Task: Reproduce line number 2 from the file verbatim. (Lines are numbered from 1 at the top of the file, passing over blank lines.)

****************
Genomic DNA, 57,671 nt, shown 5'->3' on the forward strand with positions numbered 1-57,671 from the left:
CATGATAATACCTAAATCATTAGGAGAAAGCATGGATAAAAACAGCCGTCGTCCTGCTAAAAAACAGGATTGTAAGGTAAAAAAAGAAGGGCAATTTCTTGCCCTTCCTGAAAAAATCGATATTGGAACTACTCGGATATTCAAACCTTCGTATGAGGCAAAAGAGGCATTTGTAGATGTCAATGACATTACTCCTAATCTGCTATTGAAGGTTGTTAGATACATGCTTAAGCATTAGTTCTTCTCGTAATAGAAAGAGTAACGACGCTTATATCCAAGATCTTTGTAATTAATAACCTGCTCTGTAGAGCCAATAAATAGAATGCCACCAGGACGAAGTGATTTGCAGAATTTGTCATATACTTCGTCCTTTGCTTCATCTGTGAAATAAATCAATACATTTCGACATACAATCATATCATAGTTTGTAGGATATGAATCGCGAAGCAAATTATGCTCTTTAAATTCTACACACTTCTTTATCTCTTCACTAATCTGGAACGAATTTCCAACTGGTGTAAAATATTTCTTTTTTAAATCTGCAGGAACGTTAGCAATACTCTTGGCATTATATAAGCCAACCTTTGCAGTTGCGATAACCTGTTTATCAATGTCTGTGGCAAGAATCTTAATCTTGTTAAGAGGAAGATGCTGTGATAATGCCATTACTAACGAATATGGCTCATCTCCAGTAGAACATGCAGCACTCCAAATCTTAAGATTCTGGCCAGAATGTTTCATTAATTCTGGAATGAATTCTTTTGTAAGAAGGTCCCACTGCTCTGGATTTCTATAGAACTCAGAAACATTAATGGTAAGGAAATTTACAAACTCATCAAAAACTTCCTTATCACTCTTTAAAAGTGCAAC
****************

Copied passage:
CATGATAATACCTAAATCATTAGGAGAAAGCATGGATAAAAACAGCCGTCGTCCTGCTAAAAAACAGGATTGTAAGGTAAAAAAAGAAGGGCAATTTCTTGCCCTTCCTGAAAAAATCGATATTGGAACTACTCGGATATTCAAACCTTCGTATGAGGCAAAAGAGGCATTTGTAGATGTCAATGACATTACTCCTAATCTGCTATTGAAGGTTGTTAGATACATGCTTAAGCATTAGTTCTTCTCGTAATAGAAAGAGTAACGACGCTTATATCCAAGATCTTTGTAATTAATAACCTGCTCTGTAGAGCCAATAAATAGAATGCCACCAGGACGAAGTGATTTGCAGAATTTGTCATATACTTCGTCCTTTGCTTCATCTGTGAAATAAATCAATACATTTCGACATACAATCATATCATAGTTTGTAGGATATGAATCGCGAAGCAAATTATGCTCTTTAAATTCTACACACTTCTTTATCTCTTCACTAATCTGGAACGAATTTCCAACTGGTGTAAAATATTTCTTTTTTAAATCTGCAGGAACGTTAGCAATACTCTTGGCATTATATAAGCCAACCTTTGCAGTTGCGATAACCTGTTTATCAATGTCTGTGGCAAGAATCTTAATCTTGTTAAGAGGAAGATGCTGTGATAATGCCATTACTAACGAATATGGCTCATCTCCAGTAGAACATGCAGCACTCCAAATCTTAAGATTCTGGCCAGAATGTTTCATTAATTCTGGAATGAATTCTTTTGTAAGAAGGTCCCACTGCTCTGGATTTCTATAGAACTCAGAAACATTAATGGTAAGGAAATTTACAAACTCATCAAAAACTTCCTTATCACTCTTTAAAAGTGCAAC